English Court of Appeal Confirms Extra-Territorial Reach of Contempt Proceedings Against Foreign Company Directors: Dar Al Arkan Real Estate Development Co. and Another v. Al Refai and Others  EWCA (Civ.) 715,  WLR (D) 239. In a recent decision, the English Court of Appeal has confirmed that the principle against extra-territorial application of legislation does not prevent a committal order being made against a foreign director of a foreign company which has not complied with an order of an English court, and that the English courts have jurisdiction to give permission for service of contempt proceedings out of the jurisdiction. The decision demonstrates that where a company is required by a judgment or order of the English court to take certain action but fails to do so within the time fixed by the judgment or order, or disobeys a judgment or order to refrain from certain action, a committal order may be made against any director or officer of that company even if they are domiciled outside of the jurisdiction.
In this case the Claimants—a Saudi company and a Bahraini bank—brought proceedings for breach of confidence and other torts against the Defendants in England, alleging that the Defendants were pursuing a campaign of blackmail against them. Before commencing proceedings, the Claimants applied ex parte for interim injunctive relief. At the injunction hearings, the Claimants gave undertakings, and were subject to a court order, for the preservation of certain computer hard drives and data. The Claimants were subsequently found to be in breach of those undertakings and the court order. In response, the Second Defendant, Kroll Associates UK Ltd, brought contempt proceedings against the Claimants and sought a committal order (under CPR Rule 81.4(3)) against Sheikh Abdullatif as director of both Claimants. Sheikh Abdullatif was not domiciled in an EU Member State, as he was resident in Saudi Arabia. He argued that (i) a committal application could not be made outside the jurisdiction; that (ii) the English courts had no jurisdiction to give permission for service of contempt proceedings out of the jurisdiction; and that (iii) Article 22(5) of the Brussels I Regulation, which confers exclusive jurisdiction on the courts of an EU Member State regardless of domicile in proceedings concerned with the enforcement of judgments, had no application in the present case.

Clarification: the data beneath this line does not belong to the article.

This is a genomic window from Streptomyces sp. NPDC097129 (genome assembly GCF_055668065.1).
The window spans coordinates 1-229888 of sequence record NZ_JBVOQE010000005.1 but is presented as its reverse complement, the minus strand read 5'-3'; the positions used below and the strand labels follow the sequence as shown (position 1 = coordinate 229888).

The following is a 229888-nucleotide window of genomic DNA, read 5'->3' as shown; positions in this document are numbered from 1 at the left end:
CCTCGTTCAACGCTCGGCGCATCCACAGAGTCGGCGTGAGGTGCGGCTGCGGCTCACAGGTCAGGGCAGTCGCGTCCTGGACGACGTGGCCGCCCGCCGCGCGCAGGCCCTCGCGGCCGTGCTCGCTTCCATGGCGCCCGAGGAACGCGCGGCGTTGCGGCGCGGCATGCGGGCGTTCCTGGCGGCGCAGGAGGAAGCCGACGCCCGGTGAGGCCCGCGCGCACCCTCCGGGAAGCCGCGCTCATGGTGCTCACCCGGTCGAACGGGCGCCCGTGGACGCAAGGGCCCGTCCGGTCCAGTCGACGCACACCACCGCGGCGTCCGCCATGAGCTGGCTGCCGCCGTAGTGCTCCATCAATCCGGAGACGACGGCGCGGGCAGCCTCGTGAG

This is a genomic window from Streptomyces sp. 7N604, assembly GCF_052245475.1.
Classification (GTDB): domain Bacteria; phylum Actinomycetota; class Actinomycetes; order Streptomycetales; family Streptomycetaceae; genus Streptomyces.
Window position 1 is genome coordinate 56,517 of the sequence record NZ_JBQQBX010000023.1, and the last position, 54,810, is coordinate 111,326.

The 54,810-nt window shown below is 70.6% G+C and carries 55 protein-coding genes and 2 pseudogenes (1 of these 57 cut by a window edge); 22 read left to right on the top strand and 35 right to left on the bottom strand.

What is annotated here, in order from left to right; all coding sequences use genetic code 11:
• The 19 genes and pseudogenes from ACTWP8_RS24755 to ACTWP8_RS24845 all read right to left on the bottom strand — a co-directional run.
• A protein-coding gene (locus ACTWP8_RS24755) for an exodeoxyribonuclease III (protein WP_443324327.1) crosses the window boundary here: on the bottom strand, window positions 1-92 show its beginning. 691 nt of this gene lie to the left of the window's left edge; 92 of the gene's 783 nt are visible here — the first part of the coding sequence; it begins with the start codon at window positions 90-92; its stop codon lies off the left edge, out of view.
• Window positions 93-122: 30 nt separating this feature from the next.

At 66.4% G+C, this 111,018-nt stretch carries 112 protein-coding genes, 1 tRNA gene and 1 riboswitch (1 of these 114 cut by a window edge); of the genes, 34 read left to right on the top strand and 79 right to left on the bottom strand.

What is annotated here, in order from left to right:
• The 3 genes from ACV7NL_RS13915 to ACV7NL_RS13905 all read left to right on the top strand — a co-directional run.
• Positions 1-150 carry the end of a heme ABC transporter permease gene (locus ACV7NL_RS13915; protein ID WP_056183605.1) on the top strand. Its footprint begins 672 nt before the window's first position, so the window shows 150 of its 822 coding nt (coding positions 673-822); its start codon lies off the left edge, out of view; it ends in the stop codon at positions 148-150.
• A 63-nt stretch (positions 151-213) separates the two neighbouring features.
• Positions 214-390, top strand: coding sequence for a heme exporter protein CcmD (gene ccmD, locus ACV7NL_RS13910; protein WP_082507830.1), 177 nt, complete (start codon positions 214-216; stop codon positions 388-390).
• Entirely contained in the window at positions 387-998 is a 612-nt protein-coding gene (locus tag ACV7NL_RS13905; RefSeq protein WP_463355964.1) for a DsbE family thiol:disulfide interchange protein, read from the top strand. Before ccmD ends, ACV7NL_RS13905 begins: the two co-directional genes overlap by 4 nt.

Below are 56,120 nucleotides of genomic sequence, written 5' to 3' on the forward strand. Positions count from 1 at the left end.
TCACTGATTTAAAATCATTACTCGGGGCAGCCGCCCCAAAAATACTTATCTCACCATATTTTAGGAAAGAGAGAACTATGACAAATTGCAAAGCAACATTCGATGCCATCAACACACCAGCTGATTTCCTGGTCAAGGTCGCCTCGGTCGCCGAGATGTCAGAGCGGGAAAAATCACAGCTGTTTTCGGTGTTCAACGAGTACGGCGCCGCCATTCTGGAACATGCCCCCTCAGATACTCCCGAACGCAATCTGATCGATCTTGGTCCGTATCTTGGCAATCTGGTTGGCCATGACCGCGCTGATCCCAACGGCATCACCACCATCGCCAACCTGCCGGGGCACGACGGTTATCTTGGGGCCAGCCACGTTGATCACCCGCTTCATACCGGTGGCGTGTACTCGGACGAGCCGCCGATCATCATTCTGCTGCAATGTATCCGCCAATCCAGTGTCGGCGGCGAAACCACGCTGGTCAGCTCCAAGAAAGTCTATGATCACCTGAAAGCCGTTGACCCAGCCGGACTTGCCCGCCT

On the first issue, the English Court of Appeal acknowledged the presumption against extra-territoriality, but also noted that the Civil Procedure Rule Committee had the power to make rules with extra-territorial reach. The key issue was therefore the legislative intention behind CPR 81.4(3). The English Court of Appeal held that the intention to give CPR 81.4(3) extra-territorial effect could be inferred from the need to control proceedings brought in England, the need to control participants in such proceedings, and the need to have a means of recourse to discipline companies in contempt of court because of the actions of their directors. The practicability of the enforcement of an order outside the jurisdiction was considered by the English Court of Appeal to be a factor which must be weighed when interpreting a civil procedure rule; however, in the circumstances of this case, it did not outweigh the overriding public interest in the enforcement of judgments, orders, and undertakings in private civil litigation.
With regard to the second issue, the judge at first instance took a pragmatic approach to service of the committal application outside the jurisdiction by other means, namely by granting permission for service in Saudi Arabia with retrospective effect and indicating that, had it been necessary, he would have dispensed with service. The Court of Appeal confirmed that an application for committal was proceeding within the meaning of CPR 6.2 and the application notice in respect of Sheikh Abdullatif qualified as a claim form under CPR 6.36, and therefore gateway (3) of paragraph 3.1(3) of Practice Direction 6B applied, because there was a “real issue” for the court to try and the director was “a necessary or proper party” to the committal application.
Given that the English Court of Appeal allowed the service of contempt proceedings out of the jurisdiction on the basis of CPR 81.4(3) and CPR 6, it did not need to decide the third issue with regard to the correct application of Article 22(5) of the Brussels I Regulation. The first instance judge held on this point that he was bound by the previous English Court of Appeal decision in Choudhary and Others v Bhattar and Others  EWCA (Civ) 1176,  WLR (D) 326, even though he concluded that decision was reached per incuriam (that is, mistaken). In Choudhary, the English Court of Appeal held that Article 22(5) had no application to a defendant not domiciled in an EU Member State. The judge therefore stated that it was not open to him to hold that notice of the committal application could be served on Sheikh Abdullatif under Article 22(5) of the Brussels I Regulation. While it was not necessary for the English Court of Appeal to decide the applicability of Article 22(5), it nonetheless considered it appropriate to express its view, having regard to the judge’s decision below and having heard full submissions on the point. The present English Court of Appeal found the reasoning of the judge at first instance compelling, in view of the jurisprudence of the European Court of Justice. Although this part of the judgment is expressed obiter and therefore does not resolve the Choudhary issue, it must now be doubted that the case is good law.